Of course I have to do something to get sweaty... I need my outlet. So, I've been riding my Spinner bike downstairs. It's not quite the same heart thump I get from a run, but at least it warms me up. 

And I've taken the lead from my daughter; I've discovered another new use for the laundry basket. I've actually been able to do a little work on here (guess where I am now?). Just another good reason to make the choice to pull back when you have to... helps you look at life from a new perspective, see things you may have missed before. Not running this week helped me find what might just be the best desk I've ever owned! Now I am comfortably multi-tasking again... freeing up more time that I can actively enjoy my family!

Thursday, December 2, 2010

Easy Meals are a Big CROCK

I'm not a cook. Too me, making dinner is like organizing one of those races where everyone starts at different intervals in hopes most people will finish around the same time. I just can't ever get it to work out like it is supposed to. I don't like to estimate, substitute or pinch. I'm not sure how to tell if a hard boiled egg is done and I never trust the meat thermometer. College chemistry was easier and much less stressful.

Because of this it's quite easy for me to fall back on the same old meals:  tacos, spaghetti and pizza. (I'm not proud, just honest.) So on Tuesday night when I thought our dinner of spaghetti leftovers was a go, I decided to put together a bench for our entryway before getting our oldest fed and ready for basketball practice. When I was finished, I realized there was no spaghetti. Thank goodness I have a husband who is very creative in the kitchen--he whipped something up in no time at all.

While on my run this morning, I realized something needs to change. If I'm going to have time to do more of the fun things I want to do (like putting together that bench or going for an evening run/walk), I'm gonna have to face my fear ignorance disdain for cooking. Because while I'm not spending hours slaving away in the kitchen, I am spending lots of time and energy worrying about it. Worrying about what meals to plan, worrying that my husband might get resentful of my kitchen anxiety, and worrying that I don't provide the best meals I can for my family.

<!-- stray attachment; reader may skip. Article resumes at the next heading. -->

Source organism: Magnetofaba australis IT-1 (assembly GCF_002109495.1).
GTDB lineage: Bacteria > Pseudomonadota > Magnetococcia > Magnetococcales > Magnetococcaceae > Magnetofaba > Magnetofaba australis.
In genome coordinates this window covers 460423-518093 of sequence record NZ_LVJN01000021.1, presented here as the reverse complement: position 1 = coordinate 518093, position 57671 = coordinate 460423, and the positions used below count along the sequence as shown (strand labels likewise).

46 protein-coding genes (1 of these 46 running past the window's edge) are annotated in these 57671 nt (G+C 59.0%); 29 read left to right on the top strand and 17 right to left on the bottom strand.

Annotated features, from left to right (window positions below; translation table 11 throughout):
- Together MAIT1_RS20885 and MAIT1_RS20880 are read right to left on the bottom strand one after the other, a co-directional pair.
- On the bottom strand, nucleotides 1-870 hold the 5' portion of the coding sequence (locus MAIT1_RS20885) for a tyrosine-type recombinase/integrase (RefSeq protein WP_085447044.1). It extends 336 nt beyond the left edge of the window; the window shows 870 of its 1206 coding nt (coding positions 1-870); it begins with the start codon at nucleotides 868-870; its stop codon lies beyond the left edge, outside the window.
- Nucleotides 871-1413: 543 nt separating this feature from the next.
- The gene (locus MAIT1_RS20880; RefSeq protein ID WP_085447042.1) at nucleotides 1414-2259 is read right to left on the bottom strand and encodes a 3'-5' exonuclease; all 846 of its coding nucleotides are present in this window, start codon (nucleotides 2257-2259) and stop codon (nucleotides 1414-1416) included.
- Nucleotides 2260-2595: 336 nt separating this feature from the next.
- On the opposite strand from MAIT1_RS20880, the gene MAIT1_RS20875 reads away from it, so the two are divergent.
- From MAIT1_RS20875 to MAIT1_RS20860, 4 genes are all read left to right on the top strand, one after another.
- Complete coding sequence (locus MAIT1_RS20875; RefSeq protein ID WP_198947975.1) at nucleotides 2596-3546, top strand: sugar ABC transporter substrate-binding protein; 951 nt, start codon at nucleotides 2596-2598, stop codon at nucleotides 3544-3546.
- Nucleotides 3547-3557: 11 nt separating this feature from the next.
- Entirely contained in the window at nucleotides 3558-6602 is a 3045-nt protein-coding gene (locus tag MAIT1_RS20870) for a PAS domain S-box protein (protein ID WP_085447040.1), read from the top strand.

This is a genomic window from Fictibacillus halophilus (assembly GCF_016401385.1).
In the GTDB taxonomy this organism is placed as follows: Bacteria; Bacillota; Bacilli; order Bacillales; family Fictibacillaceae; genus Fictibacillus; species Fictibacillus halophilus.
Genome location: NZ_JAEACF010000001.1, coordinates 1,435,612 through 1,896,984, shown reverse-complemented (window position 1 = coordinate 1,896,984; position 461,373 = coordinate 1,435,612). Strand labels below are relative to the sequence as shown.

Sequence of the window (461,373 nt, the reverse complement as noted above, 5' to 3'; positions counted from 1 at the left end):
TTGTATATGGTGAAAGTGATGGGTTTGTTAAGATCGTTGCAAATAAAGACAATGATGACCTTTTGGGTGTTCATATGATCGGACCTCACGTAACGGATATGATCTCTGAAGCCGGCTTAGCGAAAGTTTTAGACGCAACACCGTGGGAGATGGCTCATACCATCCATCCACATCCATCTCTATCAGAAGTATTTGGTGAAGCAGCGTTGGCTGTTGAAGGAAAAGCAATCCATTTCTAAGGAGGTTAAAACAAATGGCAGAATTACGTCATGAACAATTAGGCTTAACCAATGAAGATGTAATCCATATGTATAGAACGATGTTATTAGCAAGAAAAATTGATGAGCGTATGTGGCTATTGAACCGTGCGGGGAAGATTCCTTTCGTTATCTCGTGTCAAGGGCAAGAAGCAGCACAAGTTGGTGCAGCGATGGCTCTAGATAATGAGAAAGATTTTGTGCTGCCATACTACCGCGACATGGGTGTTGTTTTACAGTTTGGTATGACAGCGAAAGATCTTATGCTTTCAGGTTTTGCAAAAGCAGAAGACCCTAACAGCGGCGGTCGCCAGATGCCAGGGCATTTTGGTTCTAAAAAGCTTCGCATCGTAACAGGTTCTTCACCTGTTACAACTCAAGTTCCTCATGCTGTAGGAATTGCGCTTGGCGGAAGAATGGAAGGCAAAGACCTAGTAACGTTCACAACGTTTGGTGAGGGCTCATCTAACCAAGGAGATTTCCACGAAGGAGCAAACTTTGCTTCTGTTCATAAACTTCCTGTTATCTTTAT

So, I've decided to put some serious effort into become a great crock pot cook. It just might be a fit mom's most powerful time saving weapon. Throw in a bunch of food and it's off to the races. Everything is done at the same time and it stays heated until YOU'RE ready to eat! I knew this life-changing appliance was great, but forgot about it during the warm summer months. I feel like I've been born again.

I've done the basics... a pot roast and maybe some chili... but I'm ready to step it up a bit. Anyone have any great (easy) recipes that work well in the crock pot? Extra credit if you think my finicky kids will eat it!

Wednesday, November 17, 2010

A Mom with Balls

Ever since my oldest daughter starting playing organized sports, I've noticed that it's usually the dads, not the moms, who volunteer to coach. I can count on one hand (not even using all five fingers) how many whistle-clad women I've seen on the courts and fields over the past three years. And while I've helped coach soccer with my husband, it wasn't until I was running warm-up laps with Cady's basketball team last night that it really hit me: I was the only mom coaching, and the only coach running.

Might sound like a little toot of my own horn, but it's really not. You see, I was just a substitute coach for the night. The real coach, a dad coach, was out of town so I volunteered to fill in. The girls were excited. "I think they really liked you," Cady told me on the drive home. It was an unspoken connection; I felt it too. The same kind of connection I had with my favorite (and only female) high school coach. The kind of connection I hope my girls feel a lot in the future.

There's an easy explanation for daddy-dominated coaching: smells like quality family time. But the paradox is that in addition to having positive relationships with our daughters, we also want them to have strong female role models. Turns out that dads who participate in traditionally feminine activities like baking and cooking with their daughters do a lot to promote more egalitarian values in their daughters. (That, by the way, goes for sons, too). Makes sense to assume that moms who participate in non-traditional roles do the same. It's more than that, though, isn't it? Mom's who get and/or stay fit with their daughters also set an example of lifelong fitness for girls and women.

So, is a dad's time spent coaching his daughter's basketball or soccer (or insert any sport here) team more meaningful than a mom's? Definitely not. Every girl needs a mom with balls.